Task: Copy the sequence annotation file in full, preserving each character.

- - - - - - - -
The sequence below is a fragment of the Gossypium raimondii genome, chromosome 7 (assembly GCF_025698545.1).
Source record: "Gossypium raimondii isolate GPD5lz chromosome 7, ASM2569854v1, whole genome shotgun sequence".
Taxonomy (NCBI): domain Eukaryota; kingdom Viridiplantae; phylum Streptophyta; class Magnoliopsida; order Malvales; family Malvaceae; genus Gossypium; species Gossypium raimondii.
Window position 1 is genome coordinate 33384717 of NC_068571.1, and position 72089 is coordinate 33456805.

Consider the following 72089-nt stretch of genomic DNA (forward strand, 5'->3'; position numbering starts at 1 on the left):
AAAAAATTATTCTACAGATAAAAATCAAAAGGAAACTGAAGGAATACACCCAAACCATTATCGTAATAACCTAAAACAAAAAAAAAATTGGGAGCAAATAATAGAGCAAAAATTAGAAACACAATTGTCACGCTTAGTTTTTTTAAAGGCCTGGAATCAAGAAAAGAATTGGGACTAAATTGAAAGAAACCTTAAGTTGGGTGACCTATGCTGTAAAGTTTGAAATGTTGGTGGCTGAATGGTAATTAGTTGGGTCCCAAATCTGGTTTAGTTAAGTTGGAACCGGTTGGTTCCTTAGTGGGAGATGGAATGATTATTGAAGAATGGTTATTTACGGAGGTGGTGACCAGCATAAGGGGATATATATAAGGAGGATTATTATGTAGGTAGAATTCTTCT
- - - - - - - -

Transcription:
The sequence below is a fragment of the Gossypium raimondii genome, chromosome 7 (assembly GCF_025698545.1).
Source record: "Gossypium raimondii isolate GPD5lz chromosome 7, ASM2569854v1, whole genome shotgun sequence".
Taxonomy (NCBI): domain Eukaryota; kingdom Viridiplantae; phylum Streptophyta; class Magnoliopsida; order Malvales; family Malvaceae; genus Gossypium; species Gossypium raimondii.
Window position 1 is genome coordinate 33384717 of NC_068571.1, and position 72089 is coordinate 33456805.

Consider the following 72089-nt stretch of genomic DNA (forward strand, 5'->3'; position numbering starts at 1 on the left):
AAAAAATTATTCTACAGATAAAAATCAAAAGGAAACTGAAGGAATACACCCAAACCATTATCGTAATAACCTAAAACAAAAAAAAAATTGGGAGCAAATAATAGAGCAAAAATTAGAAACACAATTGTCACGCTTAGTTTTTTTAAAGGCCTGGAATCAAGAAAAGAATTGGGACTAAATTGAAAGAAACCTTAAGTTGGGTGACCTATGCTGTAAAGTTTGAAATGTTGGTGGCTGAATGGTAATTAGTTGGGTCCCAAATCTGGTTTAGTTAAGTTGGAACCGGTTGGTTCCTTAGTGGGAGATGGAATGATTATTGAAGAATGGTTATTTACGGAGGTGGTGACCAGCATAAGGGGATATATATAAGGAGGATTATTATGTAGGTAGAATTCTTCT